PFAS is a family of chemicals known as Per- and Poly-Fluorinated Alkyl Substances. They are very effective “surfactants”, meaning they repel both oil and water, and are therefore present in all kinds of products we use in our daily lives: for example they keep your microwave popcorn bag from getting oily and they repel water in your GOR-TEX jackets.
Recently the media has put a big spotlight on PFAS concerns, primarily because it has been detected in drinking water, yet almost every American is exposed to household items with PFAS on a regular basis. Should you be worried? For most people the short answer is no, because your daily exposure from consumer products is relatively low. The real concerns, as with every environmental contaminant, are the amount and route of exposure. So, while PFAS shouldn’t be a household concern, they are very difficult to remove when impropertly disposed of in the environment.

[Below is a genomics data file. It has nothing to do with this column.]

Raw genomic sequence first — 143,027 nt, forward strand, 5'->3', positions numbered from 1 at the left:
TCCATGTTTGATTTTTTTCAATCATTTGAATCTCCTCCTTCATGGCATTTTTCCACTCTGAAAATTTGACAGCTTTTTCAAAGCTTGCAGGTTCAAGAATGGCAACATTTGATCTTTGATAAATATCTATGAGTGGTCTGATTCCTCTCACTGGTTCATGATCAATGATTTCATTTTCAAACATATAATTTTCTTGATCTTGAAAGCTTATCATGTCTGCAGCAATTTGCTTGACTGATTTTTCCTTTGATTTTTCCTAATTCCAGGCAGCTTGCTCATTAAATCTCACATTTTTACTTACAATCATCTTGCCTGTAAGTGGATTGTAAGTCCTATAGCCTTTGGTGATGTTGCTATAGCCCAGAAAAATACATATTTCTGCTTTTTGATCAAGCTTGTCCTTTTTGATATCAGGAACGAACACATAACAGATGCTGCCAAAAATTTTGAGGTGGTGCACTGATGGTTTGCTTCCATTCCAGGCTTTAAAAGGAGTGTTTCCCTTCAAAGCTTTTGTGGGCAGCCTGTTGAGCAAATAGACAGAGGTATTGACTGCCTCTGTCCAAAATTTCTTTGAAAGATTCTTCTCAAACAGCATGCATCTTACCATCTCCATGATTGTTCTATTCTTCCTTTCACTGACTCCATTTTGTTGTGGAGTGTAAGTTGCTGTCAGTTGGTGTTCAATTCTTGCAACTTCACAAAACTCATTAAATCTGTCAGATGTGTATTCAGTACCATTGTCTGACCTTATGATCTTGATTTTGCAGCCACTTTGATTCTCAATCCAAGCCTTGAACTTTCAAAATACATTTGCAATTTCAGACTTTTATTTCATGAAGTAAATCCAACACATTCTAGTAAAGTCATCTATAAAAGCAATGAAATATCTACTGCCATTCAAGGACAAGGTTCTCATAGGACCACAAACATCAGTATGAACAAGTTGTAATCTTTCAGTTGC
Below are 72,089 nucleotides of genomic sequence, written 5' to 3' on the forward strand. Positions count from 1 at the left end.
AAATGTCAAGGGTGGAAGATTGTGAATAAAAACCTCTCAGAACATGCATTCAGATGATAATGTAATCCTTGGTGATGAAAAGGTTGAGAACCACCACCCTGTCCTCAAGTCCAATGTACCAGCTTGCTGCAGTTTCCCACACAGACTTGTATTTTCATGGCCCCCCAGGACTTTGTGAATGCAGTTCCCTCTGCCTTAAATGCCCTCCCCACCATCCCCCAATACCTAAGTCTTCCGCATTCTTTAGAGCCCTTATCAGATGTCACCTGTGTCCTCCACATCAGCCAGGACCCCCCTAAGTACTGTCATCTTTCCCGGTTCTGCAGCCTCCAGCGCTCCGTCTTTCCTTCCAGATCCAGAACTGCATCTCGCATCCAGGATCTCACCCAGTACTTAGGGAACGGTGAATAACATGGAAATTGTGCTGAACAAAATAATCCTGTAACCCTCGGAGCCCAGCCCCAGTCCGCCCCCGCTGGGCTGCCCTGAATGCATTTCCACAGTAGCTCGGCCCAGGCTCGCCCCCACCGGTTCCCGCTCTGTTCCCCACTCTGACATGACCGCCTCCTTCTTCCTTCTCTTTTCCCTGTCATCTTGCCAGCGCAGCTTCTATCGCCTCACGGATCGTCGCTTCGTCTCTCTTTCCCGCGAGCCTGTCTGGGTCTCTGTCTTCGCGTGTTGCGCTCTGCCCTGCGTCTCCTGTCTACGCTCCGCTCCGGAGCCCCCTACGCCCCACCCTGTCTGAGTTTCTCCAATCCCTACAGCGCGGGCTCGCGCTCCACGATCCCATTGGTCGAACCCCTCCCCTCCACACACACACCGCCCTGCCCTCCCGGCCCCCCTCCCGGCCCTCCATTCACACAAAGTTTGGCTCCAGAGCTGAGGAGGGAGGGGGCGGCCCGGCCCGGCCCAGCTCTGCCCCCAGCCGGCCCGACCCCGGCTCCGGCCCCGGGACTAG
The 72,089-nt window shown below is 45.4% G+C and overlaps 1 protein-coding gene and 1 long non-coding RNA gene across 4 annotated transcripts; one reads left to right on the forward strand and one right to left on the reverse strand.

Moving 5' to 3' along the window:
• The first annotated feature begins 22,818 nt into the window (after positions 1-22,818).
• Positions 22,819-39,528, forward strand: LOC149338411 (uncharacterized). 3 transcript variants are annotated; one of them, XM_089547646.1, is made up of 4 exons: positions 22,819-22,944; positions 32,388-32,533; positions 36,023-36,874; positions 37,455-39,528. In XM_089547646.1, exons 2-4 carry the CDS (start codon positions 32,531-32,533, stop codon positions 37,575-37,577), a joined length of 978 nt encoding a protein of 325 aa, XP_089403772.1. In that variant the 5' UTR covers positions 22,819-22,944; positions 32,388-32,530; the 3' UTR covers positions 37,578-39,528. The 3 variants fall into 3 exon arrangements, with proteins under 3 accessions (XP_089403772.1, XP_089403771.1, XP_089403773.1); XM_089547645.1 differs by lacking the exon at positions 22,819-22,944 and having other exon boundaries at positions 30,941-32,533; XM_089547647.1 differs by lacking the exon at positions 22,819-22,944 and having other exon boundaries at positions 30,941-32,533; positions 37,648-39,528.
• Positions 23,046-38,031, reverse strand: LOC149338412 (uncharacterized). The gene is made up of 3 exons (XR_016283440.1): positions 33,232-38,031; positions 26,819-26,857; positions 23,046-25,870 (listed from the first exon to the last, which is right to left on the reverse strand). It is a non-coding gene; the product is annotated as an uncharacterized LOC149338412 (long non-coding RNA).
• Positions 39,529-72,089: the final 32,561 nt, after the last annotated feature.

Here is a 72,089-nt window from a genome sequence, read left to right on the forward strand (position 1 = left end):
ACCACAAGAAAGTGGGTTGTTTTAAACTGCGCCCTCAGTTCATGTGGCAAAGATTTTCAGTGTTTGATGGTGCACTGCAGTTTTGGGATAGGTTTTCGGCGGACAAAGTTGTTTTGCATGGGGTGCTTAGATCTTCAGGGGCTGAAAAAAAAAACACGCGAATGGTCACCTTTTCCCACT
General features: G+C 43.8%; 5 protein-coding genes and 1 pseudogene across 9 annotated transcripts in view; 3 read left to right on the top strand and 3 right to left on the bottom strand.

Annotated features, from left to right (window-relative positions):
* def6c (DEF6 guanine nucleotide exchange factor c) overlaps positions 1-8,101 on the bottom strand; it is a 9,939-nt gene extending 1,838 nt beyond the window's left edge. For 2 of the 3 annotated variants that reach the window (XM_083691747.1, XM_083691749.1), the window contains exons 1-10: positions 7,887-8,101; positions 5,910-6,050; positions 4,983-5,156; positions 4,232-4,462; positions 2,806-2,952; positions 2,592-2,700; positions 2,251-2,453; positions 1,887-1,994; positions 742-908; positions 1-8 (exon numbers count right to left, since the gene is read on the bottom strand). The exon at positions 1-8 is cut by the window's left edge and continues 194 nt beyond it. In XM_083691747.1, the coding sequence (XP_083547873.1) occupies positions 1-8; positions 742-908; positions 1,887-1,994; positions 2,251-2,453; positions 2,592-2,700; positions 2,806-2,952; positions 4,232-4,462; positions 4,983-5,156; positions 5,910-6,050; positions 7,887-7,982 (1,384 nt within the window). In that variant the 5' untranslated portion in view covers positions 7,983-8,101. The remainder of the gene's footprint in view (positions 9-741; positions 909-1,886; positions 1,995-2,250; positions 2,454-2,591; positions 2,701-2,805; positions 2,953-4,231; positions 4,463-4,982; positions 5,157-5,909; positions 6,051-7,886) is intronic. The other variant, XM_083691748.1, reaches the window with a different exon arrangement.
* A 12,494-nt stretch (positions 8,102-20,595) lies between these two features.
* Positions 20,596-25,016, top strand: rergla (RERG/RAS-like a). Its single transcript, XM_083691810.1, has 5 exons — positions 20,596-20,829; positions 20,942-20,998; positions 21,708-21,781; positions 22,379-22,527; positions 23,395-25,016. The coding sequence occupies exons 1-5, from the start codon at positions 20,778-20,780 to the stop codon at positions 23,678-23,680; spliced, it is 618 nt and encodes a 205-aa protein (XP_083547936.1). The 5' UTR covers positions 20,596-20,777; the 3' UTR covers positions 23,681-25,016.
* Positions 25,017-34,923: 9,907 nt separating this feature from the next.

We've historically taken a proactive approach when it comes to our clients projects, and simply put, we've been aware of PFAS for some time now, despite its recent attention. There are specific types of properties and end uses where a purchaser or owner should be concerned about the possibility of PFAS contamination (such as former plating site or fire fighter training facilities) and this should be a consideration in your environmental due diligence process. Should you have any concerns about PFAS and its effect on your land or project, please email Rick Welsh (firstname.lastname@example.org), ASTI"s Director of the Property Services Group, for more information.